I'm A Celebrity: Will new season feature live animals - after RSPCA campaign and years of controversy

The RSPCA says the next few weeks will likely see many live animals on our TV screens put in situations that compromise their welfare "for a quick laugh"

Contestants frequently have to undergo challenges involving live animals (NationalWorld/ITV)Contestants frequently have to undergo challenges involving live animals (NationalWorld/ITV)
Contestants frequently have to undergo challenges involving live animals (NationalWorld/ITV)

The eagerly anticipated new season of I'm a Celebrity is just days away, but the show looks like it may continue the controversial practice of using live animals - despite years of concerns that animals were being dropped, thrown, handled roughly, crushed and scared.

The 2023 season of I'm a Celebrity... Get Me Out of Here! premieres this weekend on ITV1 and ITVX. Some of the big names entering the Australian jungle include politician Nigel Farage, as well as Jamie Lynn Spears, Marvin Humes, and more. The show is perhaps best known for its 'Bushtucker Trials', which see the celebrity campmates complete physical challenges - frequently involving live insects, snakes, or spiders.

However, the use of live animals has attracted controversy over the show's 21-year run. Animal welfare advocates have frequently voiced concerns about insects being crushed or eaten alive, animals being hurt or frightened by their treatment, or even non-native species used in the show accidentally being introduced to new ecosystems.

But what does ITV say, and will there be live animals used in the new season? Here's everything you need to know:

Compromising welfare 'for a quick laugh'

The show has been the centre of a long-running RSPCA campaign pushing to end the use of live animals, called 'Unhappy Campers'. Since I'm a Celebrity was first aired, the charity says animals have been dropped, thrown, handled roughly, crushed, chased, overcrowded, scared by contestants, and prevented from escaping from stressful experiences.

Last season, the RSPCA told the Independent it received a record 17,000 complaints about the show’s treatment of animals. The RSPCA has written to I'm A Celebrity's producers on this before, particularly while the series was based in North Wales during the Covid-19 pandemic.

Chief Executive Chris Sherwood wrote at the time: "Sadly, we know the next few weeks will likely see many live animals on our TV screens put in situations that could compromise their welfare for a quick laugh. We've urged the production company behind 'I'm a Celebrity' to think again - and entertain the animal-loving UK public without resorting to anti-animal Bushtucker Trials."

While the series was being filmed in North Wales, he said: "we saw animals - including snakes, bearded dragons and toads - put in very concerning situations; while insects were routinely at risk of being crushed and killed.

"We are also concerned at the way the programme portrays animals, " he continued. "With people discussing how scared they are, and animals portrayed in such a negative light, this programme is a long way away from our vision of a world where all animals are respected and treated with kindness and compassion."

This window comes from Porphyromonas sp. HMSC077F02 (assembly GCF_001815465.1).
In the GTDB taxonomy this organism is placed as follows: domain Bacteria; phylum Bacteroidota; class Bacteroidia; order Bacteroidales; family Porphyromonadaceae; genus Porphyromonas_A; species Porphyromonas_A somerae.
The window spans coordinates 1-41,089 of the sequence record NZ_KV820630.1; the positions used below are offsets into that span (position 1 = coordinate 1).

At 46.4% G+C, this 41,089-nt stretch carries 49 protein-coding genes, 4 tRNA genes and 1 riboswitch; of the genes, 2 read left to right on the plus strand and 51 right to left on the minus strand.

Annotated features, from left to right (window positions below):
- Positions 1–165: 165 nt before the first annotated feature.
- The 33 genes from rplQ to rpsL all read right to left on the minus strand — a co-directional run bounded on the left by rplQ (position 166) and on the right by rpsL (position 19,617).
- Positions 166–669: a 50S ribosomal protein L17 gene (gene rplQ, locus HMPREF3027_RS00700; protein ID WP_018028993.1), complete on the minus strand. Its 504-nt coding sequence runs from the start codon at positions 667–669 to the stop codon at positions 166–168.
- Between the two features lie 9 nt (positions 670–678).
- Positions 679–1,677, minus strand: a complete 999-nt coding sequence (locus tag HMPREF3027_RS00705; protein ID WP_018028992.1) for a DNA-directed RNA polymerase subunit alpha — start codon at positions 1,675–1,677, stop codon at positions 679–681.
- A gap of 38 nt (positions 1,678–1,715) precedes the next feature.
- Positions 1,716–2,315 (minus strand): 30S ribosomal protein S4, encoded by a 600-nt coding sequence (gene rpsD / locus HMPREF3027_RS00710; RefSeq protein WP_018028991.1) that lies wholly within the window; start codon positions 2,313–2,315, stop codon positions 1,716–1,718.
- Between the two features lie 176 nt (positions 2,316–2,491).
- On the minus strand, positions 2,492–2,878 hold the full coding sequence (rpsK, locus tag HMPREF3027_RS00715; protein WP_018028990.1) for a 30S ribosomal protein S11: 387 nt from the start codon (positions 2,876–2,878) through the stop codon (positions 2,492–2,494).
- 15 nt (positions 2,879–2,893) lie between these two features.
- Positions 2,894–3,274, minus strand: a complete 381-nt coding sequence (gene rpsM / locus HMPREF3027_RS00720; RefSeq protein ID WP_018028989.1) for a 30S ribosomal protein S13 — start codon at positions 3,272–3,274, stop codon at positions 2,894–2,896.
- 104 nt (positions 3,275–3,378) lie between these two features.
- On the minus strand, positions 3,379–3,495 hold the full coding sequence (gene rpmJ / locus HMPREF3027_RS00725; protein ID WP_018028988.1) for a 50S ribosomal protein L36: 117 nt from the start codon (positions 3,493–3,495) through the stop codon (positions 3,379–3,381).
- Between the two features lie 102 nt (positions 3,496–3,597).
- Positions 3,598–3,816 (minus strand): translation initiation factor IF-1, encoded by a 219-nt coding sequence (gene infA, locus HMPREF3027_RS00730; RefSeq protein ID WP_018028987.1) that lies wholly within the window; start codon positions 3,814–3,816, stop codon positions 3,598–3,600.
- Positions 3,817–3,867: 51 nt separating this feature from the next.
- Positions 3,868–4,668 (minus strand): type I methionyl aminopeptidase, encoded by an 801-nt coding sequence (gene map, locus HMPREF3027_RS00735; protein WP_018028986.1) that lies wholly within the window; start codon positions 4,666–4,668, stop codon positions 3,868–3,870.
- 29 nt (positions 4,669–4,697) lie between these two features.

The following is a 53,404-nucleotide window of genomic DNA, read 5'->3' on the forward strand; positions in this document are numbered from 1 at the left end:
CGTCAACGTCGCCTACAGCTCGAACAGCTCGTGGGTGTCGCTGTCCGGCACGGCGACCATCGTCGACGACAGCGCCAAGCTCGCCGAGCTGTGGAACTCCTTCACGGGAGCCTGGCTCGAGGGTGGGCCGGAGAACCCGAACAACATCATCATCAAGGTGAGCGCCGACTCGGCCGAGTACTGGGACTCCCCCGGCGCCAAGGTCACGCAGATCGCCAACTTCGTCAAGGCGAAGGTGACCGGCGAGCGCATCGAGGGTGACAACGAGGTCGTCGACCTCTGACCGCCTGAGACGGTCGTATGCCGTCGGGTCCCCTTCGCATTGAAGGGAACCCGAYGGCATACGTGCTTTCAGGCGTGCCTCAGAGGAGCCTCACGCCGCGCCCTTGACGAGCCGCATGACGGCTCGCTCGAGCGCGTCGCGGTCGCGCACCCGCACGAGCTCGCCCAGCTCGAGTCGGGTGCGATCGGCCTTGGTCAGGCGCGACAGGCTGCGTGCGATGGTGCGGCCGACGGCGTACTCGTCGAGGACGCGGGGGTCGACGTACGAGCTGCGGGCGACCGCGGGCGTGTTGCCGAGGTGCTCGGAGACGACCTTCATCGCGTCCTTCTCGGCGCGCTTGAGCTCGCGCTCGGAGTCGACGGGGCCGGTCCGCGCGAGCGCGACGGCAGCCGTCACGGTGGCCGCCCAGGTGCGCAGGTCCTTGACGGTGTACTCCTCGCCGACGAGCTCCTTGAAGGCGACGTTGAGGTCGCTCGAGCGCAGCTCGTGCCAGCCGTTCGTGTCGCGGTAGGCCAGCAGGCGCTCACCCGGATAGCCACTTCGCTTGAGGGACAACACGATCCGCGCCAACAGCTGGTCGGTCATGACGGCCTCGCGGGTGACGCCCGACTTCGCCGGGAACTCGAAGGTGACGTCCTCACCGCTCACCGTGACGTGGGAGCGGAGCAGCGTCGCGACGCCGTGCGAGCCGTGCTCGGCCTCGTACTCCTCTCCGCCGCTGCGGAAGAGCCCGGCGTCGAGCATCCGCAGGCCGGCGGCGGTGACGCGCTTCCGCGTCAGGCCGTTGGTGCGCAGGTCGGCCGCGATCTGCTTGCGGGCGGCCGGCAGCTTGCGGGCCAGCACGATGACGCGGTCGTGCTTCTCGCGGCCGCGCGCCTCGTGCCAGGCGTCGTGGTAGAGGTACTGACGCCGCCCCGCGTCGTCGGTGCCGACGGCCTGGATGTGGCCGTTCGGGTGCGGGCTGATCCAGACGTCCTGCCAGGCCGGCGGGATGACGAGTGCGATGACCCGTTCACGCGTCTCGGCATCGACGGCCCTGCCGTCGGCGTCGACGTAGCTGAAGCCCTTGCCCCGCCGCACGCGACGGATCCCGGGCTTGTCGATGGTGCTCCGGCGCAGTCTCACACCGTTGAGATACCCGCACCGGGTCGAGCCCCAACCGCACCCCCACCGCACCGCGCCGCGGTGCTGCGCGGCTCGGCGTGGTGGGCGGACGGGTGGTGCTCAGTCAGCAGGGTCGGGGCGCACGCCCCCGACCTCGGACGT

ITV's response

ITV has always maintained that welfare was a big concern for them while filming, and the station has said that while filming in Australia, the local RSPCA chapter has an open invitation to visit any of its sets.

ITV has, however, has changed how it uses animals on the show over the years. In 2019, ITV ended the use of live insects in eating trials - with contestants consuming live worms and spiders a frequent source of complaints. While insects and insect parts have been consumed in seasons since then, they were already dead before being eaten.

In 2021, ITV gave a statement regarding the ongoing use of animals in the series. They told Metro: “ITV Studios uses a ‘specialist licensed animal company’ throughout the programme’s run. The company has extensive and detailed experience of all animals that are featured and working with animals in film and television.”

The station told Sky News that same year that animals are kept in “temperature controlled” enclosures which meet the animal’s needs, and are monitored by a specialist animal team, who remain on set at all times. Whilst the insects used in trials are released using “grate systems”. After taking part in the trials, ITV said the insects are “donated to local wildlife sanctuaries, trusts and zoos for their exotic animal and bird feed after filming”.

The 2021 series saw additional concern that the show was using bugs that were not native to Wales, to which ITV responded: “all of the insects used on I’m A Celebrity are non-invasive species”.

Will the 2023 season feature live animals?

ITV, which produces the series, has not explicitly said whether live animals will be used in the upcoming series. However, a commercial for the new season, set in the Australian jungle, featured a bucket full of what appeared to be live mealworm grubs being poured into a bathtub - potentially hinting at live insects once again being involved in challenges.

Other promotional material for the show has shown contestants talking about their fear of spiders and other insects, while the show's Twitter bio features four emojis; the Australian flag, a snake, a spider, and a cockroach.

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